Paralegal Studies Degree
MC's Paralegal Studies Program is approved by the American Bar Association. MC’s associate's degree will provide you with a general knowledge of the American legal system and concentrated knowledge on various aspects of law. You will gain basic skills in legal research, legal writing, interviewing, law office administration, and knowledge of legal ethics. Through coursework, you will learn to prepare and interpret legal documents and analyze procedures and processes. The curriculum offers options to focus on various areas of the law such as contract law, tort law, criminal law, immigration law, and family law. This curriculum will expose you to the new and growing fields within the legal system to include cyber law, health law, eDiscovery, and alternative dispute resolution. MC students also have the opportunity to participate in an internship to gain additional experience in a law related setting.
A paralegal is a trained specialist who can manage a law office operation under the supervision of an attorney, relieving a practicing attorney of those routine components of managing legal cases that require knowledge of the legal process and assisting the attorney with handling of complicated legal issues. The paralegal also assists the attorney in legal research and in preparing and interpreting legal documents. The paralegal will analyze procedural problems through the selection, compilation, and use of technical information from various legal references.
This curriculum is designed for those interested in careers as a paralegal professional. Such careers include: working in law offices and courts, corrections, government agencies and corporate settings. This curriculum is also designed for paralegals presently employed in private law offices and corporate and government legal divisions who wish to improve their skills for career advancement.
Note: Paralegals may not provide legal services directly to the public except as permitted by law.
Upon completion of this program a student will be able to:
- Describe the ethical responsibilities of members of the legal profession.
- Explain the basic concepts and procedures of various areas of law within the U.S. legal system including the operation of the U.S. legal system.
- Perform effective legal research utilizing traditional and digital research methodologies.
- Communicate with attorneys and clients utilizing effective writing and oral communication skills.
- Draft and interpret various legal documents.
- Utilize technologies currently associated with the modern practice of law.
- Describe the functions related to the operation and management of a modern law office.
- Apply critical thinking skills to identify, analyze, and interpret legal and factual issues.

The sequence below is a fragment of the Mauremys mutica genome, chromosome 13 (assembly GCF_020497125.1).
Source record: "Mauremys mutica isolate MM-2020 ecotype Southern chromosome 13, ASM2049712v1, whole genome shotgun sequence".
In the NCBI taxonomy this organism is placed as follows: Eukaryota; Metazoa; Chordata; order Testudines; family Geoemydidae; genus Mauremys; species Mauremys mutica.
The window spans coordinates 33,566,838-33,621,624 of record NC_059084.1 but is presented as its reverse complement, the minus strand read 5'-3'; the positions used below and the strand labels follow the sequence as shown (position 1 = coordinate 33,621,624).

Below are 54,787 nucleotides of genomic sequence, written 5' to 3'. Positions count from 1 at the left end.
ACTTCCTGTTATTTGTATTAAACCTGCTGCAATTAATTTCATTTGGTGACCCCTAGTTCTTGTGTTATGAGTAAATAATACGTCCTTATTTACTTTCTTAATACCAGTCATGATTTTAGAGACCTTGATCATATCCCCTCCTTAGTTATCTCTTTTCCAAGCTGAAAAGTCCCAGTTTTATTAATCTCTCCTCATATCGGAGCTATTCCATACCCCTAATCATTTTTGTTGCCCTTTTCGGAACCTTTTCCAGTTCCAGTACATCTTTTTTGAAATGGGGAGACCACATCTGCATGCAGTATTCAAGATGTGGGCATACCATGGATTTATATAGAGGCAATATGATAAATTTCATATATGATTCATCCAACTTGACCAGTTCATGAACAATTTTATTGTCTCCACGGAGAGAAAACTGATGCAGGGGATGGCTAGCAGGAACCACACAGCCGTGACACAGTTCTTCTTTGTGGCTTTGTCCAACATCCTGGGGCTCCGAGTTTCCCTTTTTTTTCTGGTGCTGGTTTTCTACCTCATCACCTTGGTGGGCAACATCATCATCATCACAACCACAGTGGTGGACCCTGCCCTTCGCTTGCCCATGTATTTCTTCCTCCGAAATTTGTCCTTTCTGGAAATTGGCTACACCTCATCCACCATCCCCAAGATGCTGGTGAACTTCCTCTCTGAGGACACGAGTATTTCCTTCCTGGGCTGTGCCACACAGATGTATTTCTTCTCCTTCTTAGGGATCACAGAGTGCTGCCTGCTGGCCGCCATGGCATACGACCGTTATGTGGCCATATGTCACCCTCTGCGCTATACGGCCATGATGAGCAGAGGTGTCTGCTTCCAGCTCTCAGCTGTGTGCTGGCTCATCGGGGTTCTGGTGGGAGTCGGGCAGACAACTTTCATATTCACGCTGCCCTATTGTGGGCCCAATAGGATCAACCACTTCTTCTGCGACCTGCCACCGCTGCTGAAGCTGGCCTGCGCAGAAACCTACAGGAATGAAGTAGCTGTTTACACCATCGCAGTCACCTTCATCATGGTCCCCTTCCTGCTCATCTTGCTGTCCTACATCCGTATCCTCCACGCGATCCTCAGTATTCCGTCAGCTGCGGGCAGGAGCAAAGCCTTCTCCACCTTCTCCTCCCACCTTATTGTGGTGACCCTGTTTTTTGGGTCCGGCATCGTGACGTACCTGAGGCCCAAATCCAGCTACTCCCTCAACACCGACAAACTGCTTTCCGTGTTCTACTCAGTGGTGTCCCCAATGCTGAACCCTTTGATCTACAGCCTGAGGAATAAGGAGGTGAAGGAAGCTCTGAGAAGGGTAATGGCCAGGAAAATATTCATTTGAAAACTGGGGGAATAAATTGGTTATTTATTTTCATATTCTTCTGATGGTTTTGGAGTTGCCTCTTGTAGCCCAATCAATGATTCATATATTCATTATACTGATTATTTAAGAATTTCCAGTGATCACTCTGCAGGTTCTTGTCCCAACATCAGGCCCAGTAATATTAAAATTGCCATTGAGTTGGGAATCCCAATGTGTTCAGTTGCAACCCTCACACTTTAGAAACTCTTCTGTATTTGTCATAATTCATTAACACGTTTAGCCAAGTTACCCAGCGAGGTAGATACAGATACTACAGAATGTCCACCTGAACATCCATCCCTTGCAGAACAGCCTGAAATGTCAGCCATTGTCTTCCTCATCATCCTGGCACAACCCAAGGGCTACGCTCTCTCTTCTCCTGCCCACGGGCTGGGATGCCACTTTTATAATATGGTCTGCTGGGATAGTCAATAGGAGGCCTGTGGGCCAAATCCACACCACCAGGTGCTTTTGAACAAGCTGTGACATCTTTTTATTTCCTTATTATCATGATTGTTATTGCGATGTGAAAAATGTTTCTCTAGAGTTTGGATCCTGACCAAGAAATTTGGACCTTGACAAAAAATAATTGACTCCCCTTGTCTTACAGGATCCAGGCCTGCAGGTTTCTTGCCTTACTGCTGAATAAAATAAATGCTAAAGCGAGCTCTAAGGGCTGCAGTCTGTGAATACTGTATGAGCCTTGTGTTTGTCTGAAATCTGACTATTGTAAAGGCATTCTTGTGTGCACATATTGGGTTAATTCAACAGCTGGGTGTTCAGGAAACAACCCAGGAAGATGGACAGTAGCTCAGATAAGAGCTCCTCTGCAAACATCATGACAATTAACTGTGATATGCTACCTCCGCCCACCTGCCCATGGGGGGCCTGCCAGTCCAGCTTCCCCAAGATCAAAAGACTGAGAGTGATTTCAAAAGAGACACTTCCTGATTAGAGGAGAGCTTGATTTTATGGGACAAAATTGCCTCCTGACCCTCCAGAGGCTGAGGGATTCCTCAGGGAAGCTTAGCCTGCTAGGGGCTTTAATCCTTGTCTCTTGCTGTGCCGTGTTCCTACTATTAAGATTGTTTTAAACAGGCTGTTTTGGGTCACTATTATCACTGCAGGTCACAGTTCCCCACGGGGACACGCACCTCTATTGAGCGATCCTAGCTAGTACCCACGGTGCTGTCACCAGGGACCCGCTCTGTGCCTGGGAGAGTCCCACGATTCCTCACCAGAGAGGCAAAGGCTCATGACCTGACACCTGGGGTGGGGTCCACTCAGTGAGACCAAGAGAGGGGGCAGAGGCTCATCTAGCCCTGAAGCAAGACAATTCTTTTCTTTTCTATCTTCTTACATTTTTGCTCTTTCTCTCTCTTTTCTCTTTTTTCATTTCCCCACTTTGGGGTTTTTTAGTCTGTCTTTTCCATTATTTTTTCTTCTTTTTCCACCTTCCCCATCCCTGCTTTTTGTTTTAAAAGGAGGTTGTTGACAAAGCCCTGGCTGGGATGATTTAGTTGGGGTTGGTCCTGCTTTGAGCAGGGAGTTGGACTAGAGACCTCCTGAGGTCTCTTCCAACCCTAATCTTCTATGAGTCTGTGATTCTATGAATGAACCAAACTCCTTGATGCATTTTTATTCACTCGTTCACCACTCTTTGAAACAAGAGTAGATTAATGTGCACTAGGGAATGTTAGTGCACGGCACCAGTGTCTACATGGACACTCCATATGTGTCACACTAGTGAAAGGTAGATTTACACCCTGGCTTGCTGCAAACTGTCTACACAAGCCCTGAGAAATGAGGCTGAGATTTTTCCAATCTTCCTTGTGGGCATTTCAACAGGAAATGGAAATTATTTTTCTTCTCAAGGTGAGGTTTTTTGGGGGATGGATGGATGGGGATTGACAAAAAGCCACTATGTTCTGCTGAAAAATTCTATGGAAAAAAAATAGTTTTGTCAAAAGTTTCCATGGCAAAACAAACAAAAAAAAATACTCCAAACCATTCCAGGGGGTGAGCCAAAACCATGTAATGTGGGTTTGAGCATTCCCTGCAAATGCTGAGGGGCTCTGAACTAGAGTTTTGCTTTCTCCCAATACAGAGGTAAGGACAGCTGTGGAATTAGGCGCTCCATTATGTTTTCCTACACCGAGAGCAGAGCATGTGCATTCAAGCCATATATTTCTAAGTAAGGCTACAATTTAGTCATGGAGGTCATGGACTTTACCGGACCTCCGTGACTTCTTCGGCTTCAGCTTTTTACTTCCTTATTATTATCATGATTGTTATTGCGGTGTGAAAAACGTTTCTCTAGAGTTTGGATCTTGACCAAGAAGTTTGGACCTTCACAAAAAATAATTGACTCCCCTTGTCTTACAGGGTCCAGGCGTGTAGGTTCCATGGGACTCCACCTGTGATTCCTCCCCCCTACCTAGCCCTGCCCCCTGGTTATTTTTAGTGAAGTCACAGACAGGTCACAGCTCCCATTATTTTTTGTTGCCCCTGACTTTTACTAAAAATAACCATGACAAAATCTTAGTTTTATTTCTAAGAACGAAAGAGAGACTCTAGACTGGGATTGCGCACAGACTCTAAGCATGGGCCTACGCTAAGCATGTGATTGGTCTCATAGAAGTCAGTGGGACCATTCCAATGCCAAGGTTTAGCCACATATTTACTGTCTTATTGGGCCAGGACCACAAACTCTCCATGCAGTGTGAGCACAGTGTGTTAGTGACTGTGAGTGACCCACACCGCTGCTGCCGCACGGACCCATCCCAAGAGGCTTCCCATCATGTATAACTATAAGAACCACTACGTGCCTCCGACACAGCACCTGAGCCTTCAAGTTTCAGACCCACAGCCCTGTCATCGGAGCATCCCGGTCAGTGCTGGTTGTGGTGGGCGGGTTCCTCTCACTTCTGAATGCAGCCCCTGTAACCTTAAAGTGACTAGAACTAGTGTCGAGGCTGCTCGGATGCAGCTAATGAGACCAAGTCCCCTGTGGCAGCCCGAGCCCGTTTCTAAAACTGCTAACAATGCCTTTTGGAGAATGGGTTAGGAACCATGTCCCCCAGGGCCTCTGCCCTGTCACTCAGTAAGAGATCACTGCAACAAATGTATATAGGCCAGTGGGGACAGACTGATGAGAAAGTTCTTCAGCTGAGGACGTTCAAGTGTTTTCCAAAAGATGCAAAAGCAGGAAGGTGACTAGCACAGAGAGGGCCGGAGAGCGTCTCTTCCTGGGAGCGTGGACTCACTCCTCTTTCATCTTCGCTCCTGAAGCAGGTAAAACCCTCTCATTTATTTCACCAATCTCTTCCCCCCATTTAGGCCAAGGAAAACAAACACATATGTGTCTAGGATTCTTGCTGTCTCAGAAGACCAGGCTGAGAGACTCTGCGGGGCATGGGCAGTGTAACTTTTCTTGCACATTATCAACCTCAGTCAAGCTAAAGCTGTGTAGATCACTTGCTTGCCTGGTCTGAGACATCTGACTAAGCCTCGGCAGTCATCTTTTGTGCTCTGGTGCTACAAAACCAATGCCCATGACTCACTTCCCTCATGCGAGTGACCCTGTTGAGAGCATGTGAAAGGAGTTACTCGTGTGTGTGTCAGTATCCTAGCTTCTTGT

Meet with your academic advisor regularly to discuss your academic plans and make sure you are on track to graduate and/or transfer.
- Paralegal Studies AAS Degree Program Advising Guide (PDF, )
- Paralegal Studies AAS Degree Advising Guide for Part-Time Students (PDF, )
- Find a Program Advisor
MC has a long history of successfully preparing students for transfer to four-year institutions. See all transfer agreements.
In additional to law firms, the federal government, local governments, corporations, banks, insurance companies, title companies, and many other organizations seek to hire talented, formally-trained paralegals and legal assistants.
- Career Outlook for Paralegals and Legal Assistantsnew window: Information from the Bureau of Labor Statistics.
- MC Career Services: Planning and support for MC students and alumni.
- Career Coach: Explore hundreds of potential careers and job possibilities.
A suggested Paralegal Studies course sequence for full-time students follows.
All students should review the advising guide and consult an advisor. Most courses have either assessment levels that must be met or prerequisites (courses that must be taken first). Part-time students and those who need to meet assessment levels or take prerequisite courses will take longer to complete a degree. An advisor will help make sure you are taking your courses in the right order.
All degree-seeking students must take a central group of General Education courses in English, mathematics, arts, behavioral and social sciences, humanities, and science. These courses are included in the suggested course sequence below.
Suggested Course Sequence
- ENGL 101 - Introduction to College Writing 3 semester hours
- Mathematics foundation 3 semester hours (MATF)
- CMAP 120 - Introduction to Computer Applications 3 semester hours
- LGST 101 - Introduction to the Legal System 3 semester hours
- POLI 101 - American Government 3 semester hours (BSSD)
English foundation 3 semester hours (ENGF)
- LGST 102 - Legal Research 3 semester hours
- LGST 103 - Legal Writing 3 semester hours
- LGST 104 - Interviewing, Investigating, and Communication Techniques 3 semester hours
- LGST 106 - Legal Ethics 3 semester hours
- BSAD 101 - Introduction to Business 3 semester hours
LGST elective 3 semester hours
- COMM 108 - Foundations of Human Communication 3 semester hours (GEEL) 3 semester hours 3 semester hours (GEEL)
COMM 112 3 semester hours 3 semester hours (GEEL)
- LGST 122 - Law Office Administration 3 semester hours
- Arts or humanities distribution 3 semester hours (ARTD or HUMD)
- 200-level LGST elective 3 semeter hours
- Natural sciences distribution with lab 4 semester hours (NSLD)
- LGST electives 11 semester hours
Related Programs and Courses
General Studies Degree
Students who major in general studies explore personal, professional, and academic areas of interest within a flexible framework supporting transfer.
Workforce Development and Continuing Education
MC offers a wide variety of noncredit classes designed to help you upgrade your skills, pursue career training, or learn something new.